The combined pressures of the European Working Time Directive, 4 h waiting time target, and growing rates of unplanned hospital attendances have forced a major consolidation of eye casualty departments across the country, with the remaining units seeing a rapid increase in demand. We examine the effect of these changes on the provision of emergency eye care in Central London, and see what wider lessons can be learned. We surveyed the managers responsible for each of London's 8 out-of-hours eye casualty services, analysed data on attendance numbers, and conducted detailed interviews with lead clinicians. At London's two largest units, Moorfields Eye Hospital and the Western Eye Hospital, annual attendance numbers have been rising at 7.9% per year (to 76 034 patients in 2010/11) and 9.6% per year (to 31 128 patients in 2010/11), respectively. Using Moorfields as a case study, we discuss methods to increase capacity and efficiency in response to this demand, and also examine some of the unintended consequences of service consolidation including patients travelling long distances to geographically inappropriate units, and confusion over responsibility for out-of-hours inpatient cover. We describe a novel ‘referral pathway' developed to minimise unnecessary travelling and delay for patients, and propose a forum for the strategic planning of London's eye casualty services in the future. PMID:23370420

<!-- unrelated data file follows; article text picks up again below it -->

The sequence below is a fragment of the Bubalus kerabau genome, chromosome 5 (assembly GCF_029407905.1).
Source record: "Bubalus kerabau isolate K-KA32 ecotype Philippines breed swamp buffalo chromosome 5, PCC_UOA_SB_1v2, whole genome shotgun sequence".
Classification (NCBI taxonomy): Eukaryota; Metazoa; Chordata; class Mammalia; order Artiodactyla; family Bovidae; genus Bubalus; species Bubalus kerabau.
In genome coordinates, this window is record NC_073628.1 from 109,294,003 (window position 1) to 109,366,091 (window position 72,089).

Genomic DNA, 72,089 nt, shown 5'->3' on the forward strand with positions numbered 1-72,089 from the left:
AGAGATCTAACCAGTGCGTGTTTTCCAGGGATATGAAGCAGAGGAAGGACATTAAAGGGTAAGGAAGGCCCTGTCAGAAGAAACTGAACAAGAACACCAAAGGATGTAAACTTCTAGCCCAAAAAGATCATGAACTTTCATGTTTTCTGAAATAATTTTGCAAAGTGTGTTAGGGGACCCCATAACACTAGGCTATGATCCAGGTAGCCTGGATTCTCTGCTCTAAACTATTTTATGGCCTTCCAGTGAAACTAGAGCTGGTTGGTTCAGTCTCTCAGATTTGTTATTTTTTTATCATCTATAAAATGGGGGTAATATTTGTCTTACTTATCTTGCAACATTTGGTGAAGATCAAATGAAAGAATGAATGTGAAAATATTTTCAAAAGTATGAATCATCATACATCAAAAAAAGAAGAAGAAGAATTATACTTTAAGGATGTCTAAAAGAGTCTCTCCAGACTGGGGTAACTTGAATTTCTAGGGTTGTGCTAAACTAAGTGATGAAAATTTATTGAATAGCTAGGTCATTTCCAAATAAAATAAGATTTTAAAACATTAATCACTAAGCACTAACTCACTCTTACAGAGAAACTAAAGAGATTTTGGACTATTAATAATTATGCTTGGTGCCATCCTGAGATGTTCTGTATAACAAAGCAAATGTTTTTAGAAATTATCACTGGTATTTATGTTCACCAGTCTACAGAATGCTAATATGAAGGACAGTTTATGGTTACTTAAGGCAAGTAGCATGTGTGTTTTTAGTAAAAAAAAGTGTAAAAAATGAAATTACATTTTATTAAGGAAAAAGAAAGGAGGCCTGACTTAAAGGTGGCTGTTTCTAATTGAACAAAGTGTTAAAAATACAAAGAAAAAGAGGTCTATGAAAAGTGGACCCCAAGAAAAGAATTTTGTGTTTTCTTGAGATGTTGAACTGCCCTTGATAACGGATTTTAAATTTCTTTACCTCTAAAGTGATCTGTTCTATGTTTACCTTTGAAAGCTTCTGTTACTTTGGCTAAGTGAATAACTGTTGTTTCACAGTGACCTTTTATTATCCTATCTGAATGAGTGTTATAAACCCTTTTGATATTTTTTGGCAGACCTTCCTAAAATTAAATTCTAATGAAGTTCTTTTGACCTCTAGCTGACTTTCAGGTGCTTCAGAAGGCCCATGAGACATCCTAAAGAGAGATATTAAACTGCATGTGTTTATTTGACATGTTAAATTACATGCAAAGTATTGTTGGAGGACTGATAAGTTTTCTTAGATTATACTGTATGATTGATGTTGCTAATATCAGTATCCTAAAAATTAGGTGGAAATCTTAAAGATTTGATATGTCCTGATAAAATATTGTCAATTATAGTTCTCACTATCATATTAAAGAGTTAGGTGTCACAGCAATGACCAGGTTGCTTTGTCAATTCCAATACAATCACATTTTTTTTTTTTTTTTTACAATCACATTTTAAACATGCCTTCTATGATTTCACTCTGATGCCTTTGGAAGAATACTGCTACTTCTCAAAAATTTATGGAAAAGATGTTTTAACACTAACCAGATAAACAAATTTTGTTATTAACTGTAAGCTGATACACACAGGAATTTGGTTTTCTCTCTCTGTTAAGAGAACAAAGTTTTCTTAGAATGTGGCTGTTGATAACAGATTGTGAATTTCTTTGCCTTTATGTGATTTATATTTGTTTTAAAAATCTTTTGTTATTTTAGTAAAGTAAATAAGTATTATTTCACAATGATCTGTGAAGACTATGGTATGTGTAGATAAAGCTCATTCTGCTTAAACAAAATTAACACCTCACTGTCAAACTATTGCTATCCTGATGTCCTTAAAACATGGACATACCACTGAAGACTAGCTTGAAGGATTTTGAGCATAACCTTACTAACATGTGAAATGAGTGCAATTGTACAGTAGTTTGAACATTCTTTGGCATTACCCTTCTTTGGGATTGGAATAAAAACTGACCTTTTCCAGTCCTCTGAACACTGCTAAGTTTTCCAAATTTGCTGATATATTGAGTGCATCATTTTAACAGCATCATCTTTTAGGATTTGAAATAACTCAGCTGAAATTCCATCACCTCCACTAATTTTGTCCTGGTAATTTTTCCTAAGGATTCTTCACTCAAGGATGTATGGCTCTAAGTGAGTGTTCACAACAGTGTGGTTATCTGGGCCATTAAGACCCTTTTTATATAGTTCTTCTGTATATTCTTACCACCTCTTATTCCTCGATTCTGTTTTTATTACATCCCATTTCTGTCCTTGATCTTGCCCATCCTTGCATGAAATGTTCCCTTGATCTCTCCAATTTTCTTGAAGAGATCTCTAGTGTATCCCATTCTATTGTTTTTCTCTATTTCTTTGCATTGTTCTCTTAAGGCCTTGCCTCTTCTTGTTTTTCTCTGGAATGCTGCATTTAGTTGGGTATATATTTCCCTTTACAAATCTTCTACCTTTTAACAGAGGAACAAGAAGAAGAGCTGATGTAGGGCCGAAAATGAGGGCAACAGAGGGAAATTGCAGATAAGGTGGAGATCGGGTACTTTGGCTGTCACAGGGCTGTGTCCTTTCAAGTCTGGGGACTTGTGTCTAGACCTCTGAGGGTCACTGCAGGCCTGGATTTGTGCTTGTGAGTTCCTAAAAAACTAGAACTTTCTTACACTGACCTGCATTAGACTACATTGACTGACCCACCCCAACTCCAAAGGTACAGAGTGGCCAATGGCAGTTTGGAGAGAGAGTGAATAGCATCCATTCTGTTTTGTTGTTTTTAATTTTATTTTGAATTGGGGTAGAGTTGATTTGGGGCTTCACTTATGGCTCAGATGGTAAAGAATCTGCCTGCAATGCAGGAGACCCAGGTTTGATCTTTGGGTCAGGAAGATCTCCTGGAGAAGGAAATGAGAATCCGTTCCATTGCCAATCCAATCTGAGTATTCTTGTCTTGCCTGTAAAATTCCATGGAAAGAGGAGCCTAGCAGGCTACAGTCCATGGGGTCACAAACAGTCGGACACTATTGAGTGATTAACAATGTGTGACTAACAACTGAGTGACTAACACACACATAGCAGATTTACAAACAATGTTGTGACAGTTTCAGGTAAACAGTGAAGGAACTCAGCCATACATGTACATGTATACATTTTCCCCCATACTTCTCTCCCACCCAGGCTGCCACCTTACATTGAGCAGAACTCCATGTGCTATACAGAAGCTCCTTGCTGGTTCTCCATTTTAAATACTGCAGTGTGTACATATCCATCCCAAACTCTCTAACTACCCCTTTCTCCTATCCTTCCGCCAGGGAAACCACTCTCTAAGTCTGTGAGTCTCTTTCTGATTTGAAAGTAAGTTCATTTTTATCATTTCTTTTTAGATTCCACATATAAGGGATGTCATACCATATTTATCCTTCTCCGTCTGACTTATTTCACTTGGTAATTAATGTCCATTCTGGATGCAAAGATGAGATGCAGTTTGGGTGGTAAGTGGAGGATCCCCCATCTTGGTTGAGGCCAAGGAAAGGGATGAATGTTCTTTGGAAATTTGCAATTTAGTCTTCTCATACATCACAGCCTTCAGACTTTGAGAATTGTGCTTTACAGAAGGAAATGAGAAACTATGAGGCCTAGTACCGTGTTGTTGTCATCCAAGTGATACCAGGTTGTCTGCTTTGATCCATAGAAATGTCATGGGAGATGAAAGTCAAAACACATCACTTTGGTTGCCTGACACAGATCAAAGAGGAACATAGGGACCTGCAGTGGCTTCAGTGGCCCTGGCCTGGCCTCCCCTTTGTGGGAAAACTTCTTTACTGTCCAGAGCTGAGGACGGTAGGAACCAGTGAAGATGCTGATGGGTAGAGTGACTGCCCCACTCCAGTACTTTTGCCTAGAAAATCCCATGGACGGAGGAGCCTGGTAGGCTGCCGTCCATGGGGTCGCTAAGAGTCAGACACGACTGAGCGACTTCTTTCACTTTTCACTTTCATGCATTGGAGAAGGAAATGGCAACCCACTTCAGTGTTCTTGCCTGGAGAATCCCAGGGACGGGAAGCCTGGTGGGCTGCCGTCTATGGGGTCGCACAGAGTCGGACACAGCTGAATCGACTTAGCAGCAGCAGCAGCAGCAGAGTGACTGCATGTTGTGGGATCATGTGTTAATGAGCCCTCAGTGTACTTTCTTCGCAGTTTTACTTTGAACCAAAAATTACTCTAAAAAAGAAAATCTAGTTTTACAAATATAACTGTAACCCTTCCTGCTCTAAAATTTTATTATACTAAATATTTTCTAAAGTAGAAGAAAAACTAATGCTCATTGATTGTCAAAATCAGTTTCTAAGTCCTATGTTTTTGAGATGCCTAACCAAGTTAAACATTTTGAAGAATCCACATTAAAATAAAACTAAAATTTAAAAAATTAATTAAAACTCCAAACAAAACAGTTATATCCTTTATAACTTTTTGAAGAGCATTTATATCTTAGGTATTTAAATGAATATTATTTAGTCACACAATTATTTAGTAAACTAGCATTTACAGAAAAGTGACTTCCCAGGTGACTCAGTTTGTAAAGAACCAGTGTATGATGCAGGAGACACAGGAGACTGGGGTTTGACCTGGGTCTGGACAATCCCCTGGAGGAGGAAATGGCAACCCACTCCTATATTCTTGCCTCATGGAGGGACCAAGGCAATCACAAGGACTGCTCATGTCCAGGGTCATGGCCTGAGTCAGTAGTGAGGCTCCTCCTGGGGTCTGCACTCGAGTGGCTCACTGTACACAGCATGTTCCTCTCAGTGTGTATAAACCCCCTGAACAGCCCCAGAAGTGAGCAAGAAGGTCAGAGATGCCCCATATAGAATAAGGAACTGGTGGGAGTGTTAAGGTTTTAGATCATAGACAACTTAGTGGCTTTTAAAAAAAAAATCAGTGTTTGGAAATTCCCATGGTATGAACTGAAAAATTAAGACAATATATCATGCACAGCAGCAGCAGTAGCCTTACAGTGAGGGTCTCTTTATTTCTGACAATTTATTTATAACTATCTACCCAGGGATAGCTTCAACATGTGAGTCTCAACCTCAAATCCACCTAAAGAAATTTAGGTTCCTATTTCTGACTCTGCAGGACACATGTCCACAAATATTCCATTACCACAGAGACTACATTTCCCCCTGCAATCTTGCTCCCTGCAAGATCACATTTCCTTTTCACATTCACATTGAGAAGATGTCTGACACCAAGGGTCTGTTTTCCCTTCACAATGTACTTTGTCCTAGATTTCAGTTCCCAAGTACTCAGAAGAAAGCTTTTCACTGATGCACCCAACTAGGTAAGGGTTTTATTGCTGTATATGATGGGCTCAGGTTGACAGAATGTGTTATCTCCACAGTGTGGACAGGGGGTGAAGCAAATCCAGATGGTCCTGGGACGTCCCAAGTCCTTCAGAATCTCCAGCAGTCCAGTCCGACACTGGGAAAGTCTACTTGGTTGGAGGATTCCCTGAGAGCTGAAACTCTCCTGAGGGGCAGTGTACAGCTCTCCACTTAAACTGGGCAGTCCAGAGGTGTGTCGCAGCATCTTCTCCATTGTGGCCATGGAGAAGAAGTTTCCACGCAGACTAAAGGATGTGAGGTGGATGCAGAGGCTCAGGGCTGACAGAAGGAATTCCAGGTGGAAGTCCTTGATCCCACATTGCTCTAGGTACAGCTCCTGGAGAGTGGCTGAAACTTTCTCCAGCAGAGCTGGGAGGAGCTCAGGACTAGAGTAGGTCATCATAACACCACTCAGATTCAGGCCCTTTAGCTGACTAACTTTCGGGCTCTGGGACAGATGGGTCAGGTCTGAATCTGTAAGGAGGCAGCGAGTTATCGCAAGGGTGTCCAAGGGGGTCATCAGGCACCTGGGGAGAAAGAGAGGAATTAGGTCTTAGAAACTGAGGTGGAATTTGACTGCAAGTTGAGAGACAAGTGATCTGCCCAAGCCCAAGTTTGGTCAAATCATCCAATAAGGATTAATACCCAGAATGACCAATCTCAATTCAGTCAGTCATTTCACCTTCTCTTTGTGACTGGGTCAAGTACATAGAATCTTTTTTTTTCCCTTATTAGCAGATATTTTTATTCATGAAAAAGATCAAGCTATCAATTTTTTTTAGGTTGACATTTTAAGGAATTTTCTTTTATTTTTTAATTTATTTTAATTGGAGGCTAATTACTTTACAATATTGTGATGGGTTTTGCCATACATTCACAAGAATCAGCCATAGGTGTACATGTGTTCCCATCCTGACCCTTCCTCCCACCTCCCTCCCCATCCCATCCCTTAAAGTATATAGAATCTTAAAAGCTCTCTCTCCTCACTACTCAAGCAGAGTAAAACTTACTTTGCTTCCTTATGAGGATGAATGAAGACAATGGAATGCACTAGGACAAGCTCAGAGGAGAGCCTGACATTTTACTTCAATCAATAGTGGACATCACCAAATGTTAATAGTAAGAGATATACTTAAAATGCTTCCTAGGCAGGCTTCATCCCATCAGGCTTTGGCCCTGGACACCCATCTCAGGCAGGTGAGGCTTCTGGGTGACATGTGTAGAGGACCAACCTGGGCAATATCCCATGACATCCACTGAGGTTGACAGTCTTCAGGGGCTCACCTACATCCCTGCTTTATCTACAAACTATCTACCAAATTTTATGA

Baars, Sam; Bernardes, Eleanor; Elwick, Alex; Malortie, Abigail; McAleavy, Tony; McInerney, Laura; Menzies, Loic; Riggall, Anna